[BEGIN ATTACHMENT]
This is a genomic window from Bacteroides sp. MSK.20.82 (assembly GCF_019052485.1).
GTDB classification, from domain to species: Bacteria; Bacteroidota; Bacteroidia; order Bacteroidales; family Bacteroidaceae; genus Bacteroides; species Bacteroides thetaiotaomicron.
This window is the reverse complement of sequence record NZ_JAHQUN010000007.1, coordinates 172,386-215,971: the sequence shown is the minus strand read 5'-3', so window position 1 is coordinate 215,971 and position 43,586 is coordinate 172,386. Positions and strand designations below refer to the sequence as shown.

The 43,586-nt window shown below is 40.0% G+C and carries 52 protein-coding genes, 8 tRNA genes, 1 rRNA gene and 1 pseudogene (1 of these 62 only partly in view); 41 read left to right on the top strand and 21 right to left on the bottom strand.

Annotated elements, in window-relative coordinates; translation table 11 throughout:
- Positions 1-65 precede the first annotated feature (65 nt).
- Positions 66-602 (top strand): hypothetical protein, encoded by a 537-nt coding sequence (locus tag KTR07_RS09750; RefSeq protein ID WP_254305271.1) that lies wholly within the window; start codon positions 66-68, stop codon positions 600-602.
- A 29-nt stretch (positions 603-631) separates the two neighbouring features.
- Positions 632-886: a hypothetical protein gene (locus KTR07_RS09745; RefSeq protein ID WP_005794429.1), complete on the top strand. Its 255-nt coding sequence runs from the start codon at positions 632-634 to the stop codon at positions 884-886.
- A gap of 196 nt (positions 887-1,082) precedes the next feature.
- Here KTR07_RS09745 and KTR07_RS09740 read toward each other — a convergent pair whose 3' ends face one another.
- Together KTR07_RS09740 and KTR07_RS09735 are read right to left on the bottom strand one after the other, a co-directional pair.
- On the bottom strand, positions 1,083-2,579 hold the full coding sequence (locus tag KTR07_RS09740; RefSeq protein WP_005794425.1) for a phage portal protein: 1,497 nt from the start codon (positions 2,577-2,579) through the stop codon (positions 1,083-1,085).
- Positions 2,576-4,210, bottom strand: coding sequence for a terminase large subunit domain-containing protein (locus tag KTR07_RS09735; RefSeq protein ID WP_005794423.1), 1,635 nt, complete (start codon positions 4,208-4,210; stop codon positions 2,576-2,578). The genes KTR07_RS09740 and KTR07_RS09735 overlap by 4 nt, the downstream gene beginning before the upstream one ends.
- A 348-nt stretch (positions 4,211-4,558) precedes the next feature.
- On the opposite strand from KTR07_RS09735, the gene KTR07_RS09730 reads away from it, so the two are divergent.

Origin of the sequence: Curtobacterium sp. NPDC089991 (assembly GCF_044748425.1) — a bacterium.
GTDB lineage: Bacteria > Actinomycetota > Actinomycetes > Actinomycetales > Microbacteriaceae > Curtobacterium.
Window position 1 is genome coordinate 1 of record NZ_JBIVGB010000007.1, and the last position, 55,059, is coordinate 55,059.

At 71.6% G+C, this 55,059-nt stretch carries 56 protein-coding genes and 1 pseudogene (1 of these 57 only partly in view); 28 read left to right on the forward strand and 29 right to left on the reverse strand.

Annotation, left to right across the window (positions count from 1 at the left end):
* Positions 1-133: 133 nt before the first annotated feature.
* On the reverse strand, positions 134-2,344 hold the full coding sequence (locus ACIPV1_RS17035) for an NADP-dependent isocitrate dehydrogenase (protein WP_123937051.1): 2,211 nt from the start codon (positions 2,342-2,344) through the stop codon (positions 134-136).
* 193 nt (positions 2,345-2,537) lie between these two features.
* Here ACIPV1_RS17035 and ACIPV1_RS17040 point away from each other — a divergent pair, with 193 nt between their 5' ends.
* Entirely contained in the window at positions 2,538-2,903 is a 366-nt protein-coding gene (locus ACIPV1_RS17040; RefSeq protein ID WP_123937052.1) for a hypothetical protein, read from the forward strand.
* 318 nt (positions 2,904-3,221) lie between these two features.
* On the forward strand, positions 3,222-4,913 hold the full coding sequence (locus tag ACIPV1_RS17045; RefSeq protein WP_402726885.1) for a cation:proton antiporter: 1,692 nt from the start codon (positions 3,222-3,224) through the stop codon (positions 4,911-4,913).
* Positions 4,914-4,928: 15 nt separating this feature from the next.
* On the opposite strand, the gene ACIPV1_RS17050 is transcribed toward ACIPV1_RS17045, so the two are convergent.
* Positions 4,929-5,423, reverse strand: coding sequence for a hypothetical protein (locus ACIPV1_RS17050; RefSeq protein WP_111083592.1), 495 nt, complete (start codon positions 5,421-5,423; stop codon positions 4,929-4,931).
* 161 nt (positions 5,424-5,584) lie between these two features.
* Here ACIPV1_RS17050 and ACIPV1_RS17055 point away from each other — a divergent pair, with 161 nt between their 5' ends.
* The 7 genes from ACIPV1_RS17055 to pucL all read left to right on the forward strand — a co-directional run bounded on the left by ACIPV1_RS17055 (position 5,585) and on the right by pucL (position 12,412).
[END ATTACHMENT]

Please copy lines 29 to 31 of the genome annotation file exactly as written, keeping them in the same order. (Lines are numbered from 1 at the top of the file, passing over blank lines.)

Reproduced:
* Positions 4,914-4,928: 15 nt separating this feature from the next.
* On the opposite strand, the gene ACIPV1_RS17050 is transcribed toward ACIPV1_RS17045, so the two are convergent.
* Positions 4,929-5,423, reverse strand: coding sequence for a hypothetical protein (locus ACIPV1_RS17050; RefSeq protein WP_111083592.1), 495 nt, complete (start codon positions 5,421-5,423; stop codon positions 4,929-4,931).